Scientists may never figure out why people are happy or not, but they’re a bit closer now to figuring out where happiness resides in the brain.
A team at Kyoto University in Japan used MRI to scan the brains of volunteers who were asked how happy they were in general, how intensely they felt emotions and how satisfied they were with their lives.
The scans pinpointed an area of the brain called the precuneus, a region in the medial parietal lobe—located at the top of the brain, toward the back of the organ.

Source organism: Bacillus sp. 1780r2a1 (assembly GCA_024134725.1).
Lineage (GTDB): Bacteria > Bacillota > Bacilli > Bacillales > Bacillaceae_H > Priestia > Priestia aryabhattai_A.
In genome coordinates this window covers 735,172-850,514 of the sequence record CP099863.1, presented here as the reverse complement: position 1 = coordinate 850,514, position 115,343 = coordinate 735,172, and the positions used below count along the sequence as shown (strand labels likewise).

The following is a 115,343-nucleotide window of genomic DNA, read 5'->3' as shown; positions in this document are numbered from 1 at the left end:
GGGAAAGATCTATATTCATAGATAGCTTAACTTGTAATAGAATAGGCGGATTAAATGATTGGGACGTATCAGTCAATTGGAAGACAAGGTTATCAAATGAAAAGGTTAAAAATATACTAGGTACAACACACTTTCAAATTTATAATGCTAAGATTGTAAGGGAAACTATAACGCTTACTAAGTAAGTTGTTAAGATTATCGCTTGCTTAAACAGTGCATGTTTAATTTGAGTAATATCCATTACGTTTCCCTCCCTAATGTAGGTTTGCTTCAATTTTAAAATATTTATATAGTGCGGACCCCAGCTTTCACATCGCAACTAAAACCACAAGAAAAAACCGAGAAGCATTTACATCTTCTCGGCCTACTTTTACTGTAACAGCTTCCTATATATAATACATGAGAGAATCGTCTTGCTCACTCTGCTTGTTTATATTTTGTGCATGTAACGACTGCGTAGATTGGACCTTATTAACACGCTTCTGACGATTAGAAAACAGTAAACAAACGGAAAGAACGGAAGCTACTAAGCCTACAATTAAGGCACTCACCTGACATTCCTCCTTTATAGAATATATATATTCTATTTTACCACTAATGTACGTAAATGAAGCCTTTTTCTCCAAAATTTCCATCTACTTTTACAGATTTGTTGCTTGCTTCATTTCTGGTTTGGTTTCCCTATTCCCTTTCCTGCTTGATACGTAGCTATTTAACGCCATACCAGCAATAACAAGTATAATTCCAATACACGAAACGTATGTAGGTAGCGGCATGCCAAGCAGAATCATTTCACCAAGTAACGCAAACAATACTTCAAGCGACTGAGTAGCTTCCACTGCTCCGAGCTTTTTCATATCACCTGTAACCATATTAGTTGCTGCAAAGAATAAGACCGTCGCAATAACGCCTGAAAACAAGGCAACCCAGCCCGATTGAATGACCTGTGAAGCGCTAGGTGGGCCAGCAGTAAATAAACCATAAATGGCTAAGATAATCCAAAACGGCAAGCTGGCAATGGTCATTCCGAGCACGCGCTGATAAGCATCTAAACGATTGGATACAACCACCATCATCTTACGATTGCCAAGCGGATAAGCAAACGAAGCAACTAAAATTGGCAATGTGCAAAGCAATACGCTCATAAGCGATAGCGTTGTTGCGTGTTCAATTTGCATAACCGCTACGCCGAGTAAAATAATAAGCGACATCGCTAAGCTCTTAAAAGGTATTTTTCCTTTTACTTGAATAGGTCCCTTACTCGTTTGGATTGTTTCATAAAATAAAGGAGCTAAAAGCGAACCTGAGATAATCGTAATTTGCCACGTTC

This region is very active when people experience consciousness, the researchers noted.
People who felt happiness more intensely, felt sadness less intensely, and were better able to find meaning in life had a larger precuneus, according to the study published in Scientific Reports.
“Over history, many eminent scholars like Aristotle have contemplated what happiness is,” study lead author Wataru Sato said in a university news release. “I’m very happy that we now know more about what it means to be happy.”
The findings might even someday help people train themselves to be happier, he theorized.
For example, Sato said, “several studies have shown that meditation increases grey matter mass in the precuneus. This new insight on where happiness happens in the brain will be useful for developing happiness programs based on scientific research.”